We all do things to impress others—exaggerate our accomplishments, downplay our faults, even fib on surveys. A new study in the Journal of Consumer Research sheds light on why we don't tell the strict truth about ourselves in surveys and what, if anything, can be done about it.
"The tendency of people to portray themselves in a more favorable light than their thoughts or actions, called socially desirable responding, is a problem that affects the validity of statistics and surveys worldwide," writes author Ashok K. Lalwani (University of Texas at San Antonio).
When asked about their own behavior in relation to materialism, compulsive buying, drug and alcohol addiction, cigarette smoking, shoplifting, gambling, prostitution, and intolerant attitudes, people tend to answer in a less than candid manner.
The research teased out two separate forms of "socially desirable responding," and found that people's cultural orientations lead them to different forms. For example, people from cultures that have a "collectivist orientation" (China, Korea, India, Taiwan, Singapore, Japan) are more likely to engage in impression management, which is "a deliberate, strategic presentation of a socially approved image of the self."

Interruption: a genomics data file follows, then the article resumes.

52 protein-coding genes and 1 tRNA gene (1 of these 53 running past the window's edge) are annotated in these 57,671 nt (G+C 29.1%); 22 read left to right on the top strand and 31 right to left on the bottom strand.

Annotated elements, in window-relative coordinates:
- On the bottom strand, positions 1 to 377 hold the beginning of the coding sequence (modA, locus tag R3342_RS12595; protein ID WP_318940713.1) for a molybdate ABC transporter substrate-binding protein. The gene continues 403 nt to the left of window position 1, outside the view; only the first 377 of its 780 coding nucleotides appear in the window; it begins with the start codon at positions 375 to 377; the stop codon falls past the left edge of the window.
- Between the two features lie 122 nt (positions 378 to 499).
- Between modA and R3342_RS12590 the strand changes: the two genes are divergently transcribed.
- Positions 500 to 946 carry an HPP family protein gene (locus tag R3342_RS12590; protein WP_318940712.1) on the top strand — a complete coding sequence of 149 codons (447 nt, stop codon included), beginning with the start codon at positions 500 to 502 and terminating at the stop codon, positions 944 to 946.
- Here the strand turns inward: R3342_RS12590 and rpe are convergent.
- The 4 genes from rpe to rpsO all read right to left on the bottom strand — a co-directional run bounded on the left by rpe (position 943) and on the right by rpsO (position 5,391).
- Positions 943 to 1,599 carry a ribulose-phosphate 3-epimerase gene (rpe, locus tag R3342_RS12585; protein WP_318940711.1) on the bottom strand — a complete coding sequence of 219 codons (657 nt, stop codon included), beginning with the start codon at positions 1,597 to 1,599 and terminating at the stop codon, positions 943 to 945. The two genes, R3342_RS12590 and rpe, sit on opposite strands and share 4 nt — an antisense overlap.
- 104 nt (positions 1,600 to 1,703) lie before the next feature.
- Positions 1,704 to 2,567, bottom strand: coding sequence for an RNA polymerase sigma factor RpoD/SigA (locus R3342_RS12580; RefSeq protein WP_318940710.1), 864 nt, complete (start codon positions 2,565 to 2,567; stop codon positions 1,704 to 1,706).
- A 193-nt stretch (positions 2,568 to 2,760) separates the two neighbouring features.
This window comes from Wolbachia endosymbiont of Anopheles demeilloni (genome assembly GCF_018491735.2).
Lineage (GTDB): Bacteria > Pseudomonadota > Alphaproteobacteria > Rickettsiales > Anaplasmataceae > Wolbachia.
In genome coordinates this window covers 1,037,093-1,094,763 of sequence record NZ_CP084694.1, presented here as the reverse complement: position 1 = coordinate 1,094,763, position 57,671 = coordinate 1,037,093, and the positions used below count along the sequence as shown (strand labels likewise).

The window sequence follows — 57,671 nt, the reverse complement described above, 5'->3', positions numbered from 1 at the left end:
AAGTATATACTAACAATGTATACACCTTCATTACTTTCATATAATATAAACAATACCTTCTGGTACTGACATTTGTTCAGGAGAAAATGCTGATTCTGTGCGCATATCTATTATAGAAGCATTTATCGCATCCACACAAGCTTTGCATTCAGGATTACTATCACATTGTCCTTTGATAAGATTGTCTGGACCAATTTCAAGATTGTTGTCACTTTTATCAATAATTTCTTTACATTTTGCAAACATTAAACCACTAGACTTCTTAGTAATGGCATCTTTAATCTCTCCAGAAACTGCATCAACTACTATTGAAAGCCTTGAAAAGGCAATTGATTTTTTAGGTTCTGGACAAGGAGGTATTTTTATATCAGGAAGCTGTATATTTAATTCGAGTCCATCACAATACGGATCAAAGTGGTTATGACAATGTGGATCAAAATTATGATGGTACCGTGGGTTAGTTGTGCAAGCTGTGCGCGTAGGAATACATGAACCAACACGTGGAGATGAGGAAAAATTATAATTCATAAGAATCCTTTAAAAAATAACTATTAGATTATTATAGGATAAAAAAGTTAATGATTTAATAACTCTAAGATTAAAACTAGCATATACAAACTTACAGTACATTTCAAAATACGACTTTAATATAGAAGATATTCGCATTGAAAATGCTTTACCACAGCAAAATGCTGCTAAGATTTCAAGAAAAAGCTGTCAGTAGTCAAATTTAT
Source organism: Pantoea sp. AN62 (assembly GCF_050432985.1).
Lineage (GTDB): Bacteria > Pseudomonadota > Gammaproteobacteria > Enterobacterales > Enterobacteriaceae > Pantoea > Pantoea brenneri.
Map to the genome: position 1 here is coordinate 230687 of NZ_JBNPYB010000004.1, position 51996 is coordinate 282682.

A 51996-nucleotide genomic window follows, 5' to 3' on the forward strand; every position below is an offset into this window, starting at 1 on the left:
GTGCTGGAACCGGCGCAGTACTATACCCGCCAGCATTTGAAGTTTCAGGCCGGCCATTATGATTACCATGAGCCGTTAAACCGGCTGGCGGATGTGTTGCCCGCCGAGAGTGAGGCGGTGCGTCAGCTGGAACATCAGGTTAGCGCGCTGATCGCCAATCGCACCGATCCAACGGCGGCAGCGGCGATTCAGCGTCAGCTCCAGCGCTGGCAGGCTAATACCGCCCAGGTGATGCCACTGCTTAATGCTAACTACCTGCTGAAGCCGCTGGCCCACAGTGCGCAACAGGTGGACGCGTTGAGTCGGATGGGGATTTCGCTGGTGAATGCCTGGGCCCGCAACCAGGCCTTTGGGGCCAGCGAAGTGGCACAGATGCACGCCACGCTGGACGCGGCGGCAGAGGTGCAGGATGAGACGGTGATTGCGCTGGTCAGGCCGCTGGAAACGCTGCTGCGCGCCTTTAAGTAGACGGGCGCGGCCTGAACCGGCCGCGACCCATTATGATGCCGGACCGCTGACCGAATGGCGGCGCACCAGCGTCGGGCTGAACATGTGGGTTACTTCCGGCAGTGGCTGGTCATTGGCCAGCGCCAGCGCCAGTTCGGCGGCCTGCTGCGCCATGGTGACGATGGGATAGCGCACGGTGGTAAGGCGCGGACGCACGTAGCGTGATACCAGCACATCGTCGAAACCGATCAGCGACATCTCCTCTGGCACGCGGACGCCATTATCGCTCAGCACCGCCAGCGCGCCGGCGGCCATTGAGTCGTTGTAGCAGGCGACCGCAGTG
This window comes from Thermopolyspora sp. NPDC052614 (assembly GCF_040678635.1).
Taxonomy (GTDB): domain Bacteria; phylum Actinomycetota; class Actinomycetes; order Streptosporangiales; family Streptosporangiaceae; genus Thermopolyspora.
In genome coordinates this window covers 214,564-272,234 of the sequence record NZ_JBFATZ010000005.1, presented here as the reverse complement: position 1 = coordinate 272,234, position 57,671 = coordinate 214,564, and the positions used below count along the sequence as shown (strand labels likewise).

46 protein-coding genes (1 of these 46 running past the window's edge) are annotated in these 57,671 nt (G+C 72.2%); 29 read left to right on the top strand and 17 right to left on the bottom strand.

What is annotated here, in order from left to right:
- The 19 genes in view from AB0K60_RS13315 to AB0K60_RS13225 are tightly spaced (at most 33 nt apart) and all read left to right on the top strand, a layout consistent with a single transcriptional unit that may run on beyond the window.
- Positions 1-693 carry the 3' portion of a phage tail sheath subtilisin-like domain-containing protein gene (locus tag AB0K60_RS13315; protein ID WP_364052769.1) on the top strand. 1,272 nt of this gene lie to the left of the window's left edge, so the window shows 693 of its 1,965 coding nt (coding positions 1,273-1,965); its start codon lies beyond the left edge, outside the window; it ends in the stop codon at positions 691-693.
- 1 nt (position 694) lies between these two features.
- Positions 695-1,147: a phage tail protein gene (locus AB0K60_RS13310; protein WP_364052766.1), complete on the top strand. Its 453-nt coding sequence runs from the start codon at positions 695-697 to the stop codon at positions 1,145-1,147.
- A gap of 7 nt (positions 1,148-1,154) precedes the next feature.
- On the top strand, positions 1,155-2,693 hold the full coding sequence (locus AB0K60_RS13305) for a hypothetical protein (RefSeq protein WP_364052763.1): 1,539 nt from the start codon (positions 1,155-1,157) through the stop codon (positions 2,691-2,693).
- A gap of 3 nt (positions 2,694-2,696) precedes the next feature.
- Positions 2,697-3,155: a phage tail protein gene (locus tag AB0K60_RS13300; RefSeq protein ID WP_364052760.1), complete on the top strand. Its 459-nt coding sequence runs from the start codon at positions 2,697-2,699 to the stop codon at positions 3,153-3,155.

Impression management is "a conscious, active and deliberate attempt to fake good behavior in front of a real or imagined audience," writes Lalwani. That need to give the "right" answer can be reduced by keeping survey participants "cognitively busy" by playing background music during surveys, he found.
In contrast, consumers with an individualist cultural orientation (the United States, Canada, France, United Kingdom, Australia, Germany) are more likely to engage in self-enhancement, which is "a spontaneous tendency to present an internalized, unrealistically positive view of the self." This behavior is so unconscious that there is little that can be done to curtail it.
The study can help researchers evaluate the validity of survey responses in light of people's tendency toward socially desirable responding. It also helps consumers predict their own behavior and potentially modify it.
Materials provided by University of Chicago Press Journals. Note: Content may be edited for style and length.
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